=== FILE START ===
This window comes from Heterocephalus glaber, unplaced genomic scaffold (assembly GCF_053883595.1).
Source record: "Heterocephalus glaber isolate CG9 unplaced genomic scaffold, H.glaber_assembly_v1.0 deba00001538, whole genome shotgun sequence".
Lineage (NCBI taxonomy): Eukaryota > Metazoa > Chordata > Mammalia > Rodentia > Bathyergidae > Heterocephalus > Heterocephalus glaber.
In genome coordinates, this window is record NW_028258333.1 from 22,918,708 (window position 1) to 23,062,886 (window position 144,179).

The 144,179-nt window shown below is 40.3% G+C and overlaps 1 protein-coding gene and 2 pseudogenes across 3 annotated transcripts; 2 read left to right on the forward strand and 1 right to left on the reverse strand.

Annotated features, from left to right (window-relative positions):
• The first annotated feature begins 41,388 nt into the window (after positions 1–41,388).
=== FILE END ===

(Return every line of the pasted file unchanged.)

This window comes from Heterocephalus glaber, unplaced genomic scaffold (assembly GCF_053883595.1).
Source record: "Heterocephalus glaber isolate CG9 unplaced genomic scaffold, H.glaber_assembly_v1.0 deba00001538, whole genome shotgun sequence".
Lineage (NCBI taxonomy): Eukaryota > Metazoa > Chordata > Mammalia > Rodentia > Bathyergidae > Heterocephalus > Heterocephalus glaber.
In genome coordinates, this window is record NW_028258333.1 from 22,918,708 (window position 1) to 23,062,886 (window position 144,179).

The 144,179-nt window shown below is 40.3% G+C and overlaps 1 protein-coding gene and 2 pseudogenes across 3 annotated transcripts; 2 read left to right on the forward strand and 1 right to left on the reverse strand.

Annotated features, from left to right (window-relative positions):
• The first annotated feature begins 41,388 nt into the window (after positions 1–41,388).